Catalysis by 2OG-oxygenases initially proceeds via formation of a highly reactive iron (IV)-oxo intermediate (by the oxidative decarboxylation of 2OG), which oxidizes the target substrate (Fig. 1b) [15, 16]. Where a 2OG-oxygenase has a demethylase function, the product formed is an unstable hydroxy-methyl group, which spontaneously fragments producing formaldehyde and the demethylated substrate (Fig. 1a) [13, 17]. The requirement for fundamental nutrients and metabolites means that the activity of these enzymes has the potential to be regulated by changes in the intracellular and extracellular micro-environment. Low tissue oxygen tensions and dysregulation of the Krebs’ cycle have been implicated as important regulators of 2OG-oxygenase function in physiological and disease processes [18, 19]. For example, increased concentrations of the metabolites succinate and fumarate have been shown to competitively inhibit some 2OG-oxygenases [19, 20], and oxygen limitation inhibits hydroxylases that control the proteasomal degradation of the hypoxia-inducible transcription factor HIF [7, 18, 21]. The catalysis of hydroxylation and demethylation by 2OG-oxygenases is described in depth in a number of excellent reviews [2, 3, 4, 13, 15, 16, 17].

2OG-oxygenases have been implicated in several fundamental cellular processes [4, 14]. Thus, it is perhaps unsurprising that 2OG-oxygenases have been linked with a variety of diseases. These include obesity, cardiovascular and pulmonary disease, neurological abnormalities and cancer [14, 22]. This in turn has stimulated efforts to understand the biochemical activities and cellular functions of 2OG-oxygenases. Indeed, histidyl hydroxylases were initially characterized in disease models, sparking efforts to identify and characterize their substrates and biological functions.

Initial discovery and characterization of histidyl hydroxylases

MINA and NO66 belong to a subgroup of 2OG-oxygenases whose DSBH has homology to that of ‘Jumonji’, a protein originally named after the cruciform phenotype observed in the corresponding knockout mouse [23]. These DSBH domains, now termed Jumonji-C (JmjC) are present in 2OG-oxygenases that (generally) catalyze protein hydroxylation. The largest phylogenetic group of JmjC hydroxylases catalyze lysyl demethylation of histones and have attracted significant interest for their roles in epigenetics [17]. In addition to the JmjC domain, these proteins also contain functional motifs involved in chromatin biology including ARID, Tudor and zinc finger domains [13].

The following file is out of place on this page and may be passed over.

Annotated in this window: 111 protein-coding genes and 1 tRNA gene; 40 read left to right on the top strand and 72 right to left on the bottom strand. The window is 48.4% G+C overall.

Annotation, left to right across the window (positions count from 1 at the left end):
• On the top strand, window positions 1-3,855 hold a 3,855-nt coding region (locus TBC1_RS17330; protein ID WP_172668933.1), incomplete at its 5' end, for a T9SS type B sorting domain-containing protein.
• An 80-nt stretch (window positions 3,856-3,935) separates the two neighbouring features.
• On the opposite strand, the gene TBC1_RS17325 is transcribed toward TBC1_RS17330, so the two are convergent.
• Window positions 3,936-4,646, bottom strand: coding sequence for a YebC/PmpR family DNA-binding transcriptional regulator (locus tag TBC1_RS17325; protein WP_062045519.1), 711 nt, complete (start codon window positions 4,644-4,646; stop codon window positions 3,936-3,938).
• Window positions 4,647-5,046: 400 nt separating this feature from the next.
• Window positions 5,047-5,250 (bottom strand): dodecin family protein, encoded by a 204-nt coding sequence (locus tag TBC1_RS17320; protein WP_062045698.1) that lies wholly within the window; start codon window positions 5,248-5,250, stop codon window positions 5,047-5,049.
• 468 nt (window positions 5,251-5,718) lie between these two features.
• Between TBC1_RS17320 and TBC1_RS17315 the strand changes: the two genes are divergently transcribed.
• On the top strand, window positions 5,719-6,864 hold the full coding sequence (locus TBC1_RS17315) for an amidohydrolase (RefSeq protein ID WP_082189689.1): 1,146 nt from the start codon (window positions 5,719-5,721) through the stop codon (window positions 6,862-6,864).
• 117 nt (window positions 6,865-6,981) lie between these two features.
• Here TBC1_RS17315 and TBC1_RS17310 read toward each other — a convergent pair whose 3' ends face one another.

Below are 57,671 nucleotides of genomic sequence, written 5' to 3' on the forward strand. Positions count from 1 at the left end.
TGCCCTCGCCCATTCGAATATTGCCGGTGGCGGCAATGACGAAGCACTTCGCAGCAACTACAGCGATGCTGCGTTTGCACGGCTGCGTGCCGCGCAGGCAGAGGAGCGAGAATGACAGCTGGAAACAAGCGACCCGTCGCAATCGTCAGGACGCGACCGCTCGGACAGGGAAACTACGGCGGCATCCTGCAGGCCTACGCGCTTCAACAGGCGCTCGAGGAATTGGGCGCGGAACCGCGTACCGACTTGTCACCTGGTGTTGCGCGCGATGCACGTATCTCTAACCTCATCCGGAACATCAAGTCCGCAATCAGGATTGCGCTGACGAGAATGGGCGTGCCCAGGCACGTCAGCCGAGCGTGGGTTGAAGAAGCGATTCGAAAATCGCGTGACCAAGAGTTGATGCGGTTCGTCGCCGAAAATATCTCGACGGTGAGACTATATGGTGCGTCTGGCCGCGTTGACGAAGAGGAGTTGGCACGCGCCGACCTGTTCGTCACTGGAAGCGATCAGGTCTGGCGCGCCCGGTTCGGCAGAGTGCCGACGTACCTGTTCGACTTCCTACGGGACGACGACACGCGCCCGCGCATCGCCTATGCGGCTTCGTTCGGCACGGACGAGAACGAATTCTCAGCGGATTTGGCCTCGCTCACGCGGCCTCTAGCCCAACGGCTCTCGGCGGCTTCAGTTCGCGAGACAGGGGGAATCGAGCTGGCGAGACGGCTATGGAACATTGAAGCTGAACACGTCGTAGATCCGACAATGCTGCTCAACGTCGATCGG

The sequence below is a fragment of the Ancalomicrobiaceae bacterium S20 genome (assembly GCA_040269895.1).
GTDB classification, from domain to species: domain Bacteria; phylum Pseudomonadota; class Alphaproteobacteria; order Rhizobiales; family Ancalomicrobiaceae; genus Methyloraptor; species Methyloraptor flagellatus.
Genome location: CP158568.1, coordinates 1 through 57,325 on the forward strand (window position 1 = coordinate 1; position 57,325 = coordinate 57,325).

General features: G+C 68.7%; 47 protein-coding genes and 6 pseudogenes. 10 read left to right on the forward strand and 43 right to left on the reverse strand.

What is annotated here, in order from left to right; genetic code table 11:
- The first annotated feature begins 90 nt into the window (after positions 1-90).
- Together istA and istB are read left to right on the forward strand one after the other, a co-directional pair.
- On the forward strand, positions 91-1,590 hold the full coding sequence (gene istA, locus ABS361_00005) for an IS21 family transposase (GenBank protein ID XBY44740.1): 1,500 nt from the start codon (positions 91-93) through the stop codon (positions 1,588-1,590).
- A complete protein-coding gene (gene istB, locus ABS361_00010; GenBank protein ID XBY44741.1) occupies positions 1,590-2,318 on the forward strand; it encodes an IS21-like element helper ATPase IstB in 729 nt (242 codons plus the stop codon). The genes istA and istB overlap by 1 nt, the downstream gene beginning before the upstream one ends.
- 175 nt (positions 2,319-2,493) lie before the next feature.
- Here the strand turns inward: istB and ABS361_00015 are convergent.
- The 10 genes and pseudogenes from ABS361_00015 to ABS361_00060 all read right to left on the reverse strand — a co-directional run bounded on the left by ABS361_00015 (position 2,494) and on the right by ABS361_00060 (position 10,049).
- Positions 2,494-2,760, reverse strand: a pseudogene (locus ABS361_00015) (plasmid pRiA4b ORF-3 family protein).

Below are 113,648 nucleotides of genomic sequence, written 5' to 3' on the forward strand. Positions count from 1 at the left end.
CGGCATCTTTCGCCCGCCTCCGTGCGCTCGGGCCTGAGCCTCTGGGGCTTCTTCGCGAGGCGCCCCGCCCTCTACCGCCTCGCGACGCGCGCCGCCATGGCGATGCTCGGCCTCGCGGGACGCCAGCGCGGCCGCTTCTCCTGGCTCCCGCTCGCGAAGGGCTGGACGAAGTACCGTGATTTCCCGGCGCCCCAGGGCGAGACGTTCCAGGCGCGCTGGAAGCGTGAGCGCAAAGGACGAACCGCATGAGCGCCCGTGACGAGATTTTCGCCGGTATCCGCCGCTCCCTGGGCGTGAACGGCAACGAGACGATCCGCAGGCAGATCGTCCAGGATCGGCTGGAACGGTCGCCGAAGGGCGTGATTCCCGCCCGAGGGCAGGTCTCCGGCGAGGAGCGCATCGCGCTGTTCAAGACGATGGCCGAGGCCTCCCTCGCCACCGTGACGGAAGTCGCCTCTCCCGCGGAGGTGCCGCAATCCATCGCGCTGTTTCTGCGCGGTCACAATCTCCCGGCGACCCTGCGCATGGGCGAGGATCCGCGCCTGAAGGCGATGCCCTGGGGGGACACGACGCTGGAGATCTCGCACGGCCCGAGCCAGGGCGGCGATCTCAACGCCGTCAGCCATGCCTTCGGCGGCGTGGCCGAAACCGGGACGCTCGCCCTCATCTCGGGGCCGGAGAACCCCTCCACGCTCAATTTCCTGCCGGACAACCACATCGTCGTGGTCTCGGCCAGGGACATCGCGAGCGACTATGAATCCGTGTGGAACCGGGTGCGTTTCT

In contrast, MINA and NO66 belong to a phylogenetically distinct group of JmjC 2OG-oxygenases that do not contain other immediately obvious functional domains, particularly those recognized as having important roles in chromatin biology (see below). As such, this family has been termed the ‘JmjC-only’ 2OG-oxygenase sub-family [17]. There are ten currently identified JmjC-only 2OG-oxygenases in humans (MINA, NO66, JMJD4-8, FIH, TYW5, HSPBAP1 (Fig. 1c), the majority of which are known or predicted protein hydroxylases [4, 13].

MINA was first described in 2002 as a c-myc target gene following gene expression profiling in HL60 cells that conditionally expressed c-myc [24]. Although MINA appears to be ubiquitous [25], its expression does not always correlate with myc levels [26], indicating that other factors also likely contribute. Indeed, SMAD and Sp1 transcription factors have also been identified as regulators of MINA transcription [27]. Consistent with its regulation by growth-responsive transcription factors, MINA levels are induced by mitogens [24], and it is highly expressed in rapidly proliferating tissues such as the testes [28]. Interestingly, MINA levels may also be under the control of stress signaling pathways: Independent gene expression profiling experiments discovered MINA as a gene whose transcription was induced by silica treatment in a Jun kinase-dependent manner (resulting in the label ‘mineral dust-induced gene’, or Mdig) [29, 30].